December 1, 2015
The future of market research is now in the Packaged Facts report American Consumers in 2020. Learn all the essential insights to thrive in an ever-changing retail world. View the toc and abstract here.
Although the Great Recession officially ended five years ago, the American economy has failed to achieve the robust growth experienced in the aftermath of the economic downturns experienced in previous decades. The overhang caused by unfettered lending to overleveraged consumers as well as the drag on recovery caused by the growing gap in American society between the handful of haves and masses of have-nots has proven to be too much for the economy to overcome. As a result, according to Packaged Facts in the report American Consumers in 2020, U.S. marketers and retailers in 2020 will find themselves operating in an economy reflecting the “new normal” of modest growth forecast in 2015 by agencies such as the Federal Reserve and Congressional Budget Office.
Ebbing and flowing consumer confidence is a major wildcard in efforts to develop plausible economic forecasts and effective corporate strategies. Data compiled by Packaged Facts August 2015 National Online Consumer Survey about consumer attitudes toward the future suggest that marketers and retailers may have some cause for optimism about how their own corporate futures will unfold. For example, American consumers in 2015 have a less dystopian view of how the world of 2020 will look than might be expected given the harsh realities many have faced in recent years. Looking ahead five years, only 24% think that their food supply will be less safe and just 34% believe that global warming will make life harder in five years.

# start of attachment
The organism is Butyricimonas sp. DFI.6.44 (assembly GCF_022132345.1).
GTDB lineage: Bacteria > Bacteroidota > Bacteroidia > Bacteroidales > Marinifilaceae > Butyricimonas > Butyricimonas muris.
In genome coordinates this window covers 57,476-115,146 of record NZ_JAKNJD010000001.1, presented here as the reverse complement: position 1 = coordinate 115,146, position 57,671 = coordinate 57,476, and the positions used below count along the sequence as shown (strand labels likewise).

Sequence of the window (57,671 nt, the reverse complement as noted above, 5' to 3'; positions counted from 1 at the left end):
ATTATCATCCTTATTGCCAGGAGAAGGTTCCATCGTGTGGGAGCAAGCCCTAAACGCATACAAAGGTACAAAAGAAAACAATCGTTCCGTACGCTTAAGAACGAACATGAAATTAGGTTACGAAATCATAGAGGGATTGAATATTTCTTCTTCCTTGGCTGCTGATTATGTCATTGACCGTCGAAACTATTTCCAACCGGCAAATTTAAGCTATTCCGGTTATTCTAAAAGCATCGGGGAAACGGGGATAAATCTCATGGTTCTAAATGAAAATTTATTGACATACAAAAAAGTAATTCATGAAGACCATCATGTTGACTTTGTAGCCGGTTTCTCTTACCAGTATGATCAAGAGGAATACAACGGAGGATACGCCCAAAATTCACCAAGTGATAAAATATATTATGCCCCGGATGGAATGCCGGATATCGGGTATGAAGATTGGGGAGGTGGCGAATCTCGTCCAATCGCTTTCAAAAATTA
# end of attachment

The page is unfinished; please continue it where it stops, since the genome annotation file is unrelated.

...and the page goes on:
American consumers in 2015 also are relatively optimistic about their personal prospects in the years leading up to 2020. Seven in 10 either strongly or somewhat agree that “I am optimistic about the future” and more than 60% think their job prospects look good over the next few years. Although just 29% believe that the American economy will be better off in 2020 than in 2015, this gloomy vision of the broader economy is tempered by the fact that a significantly higher percentage (42%) believe that their personal financial situation will be better off in 2020.
Still, Packaged Facts survey data offer a note of caution about what marketers and retailers are likely to experience in the years leading up to 2020. In line with trends identified recently by Gallup polling, Packaged Facts survey data suggest that American consumers are likely to continue the frugal ways they adopted during and after the Great Recession. When respondents were asked whether over the next few years they expected to spend “more, less or about the same” on selected expenditure categories, more than 40% expected to spend more on essential items such as household utilities, groceries, housing expenses, out-of-pocket healthcare expenses and gasoline. Although nearly as many respondents expected to be spending more over the next few years on discretionary categories such as travel (39%) and home maintenance/improvements (38%), a substantially lower percentage expected to be spending more on non-essential activities such as eating out (32%) and both away-from-home and in-home entertainment (31% and 29% respectively).
Yet, there is at a ray of hope about the potential for increased consumer spending of all kinds in 2020. Only 25% of survey respondents expect to be spending more over the next few years than they are now on repaying consumer debt. This suggests that the vast majority of consumers will have cleaned up their household balance sheets and consequently will have far more disposable income by 2020.
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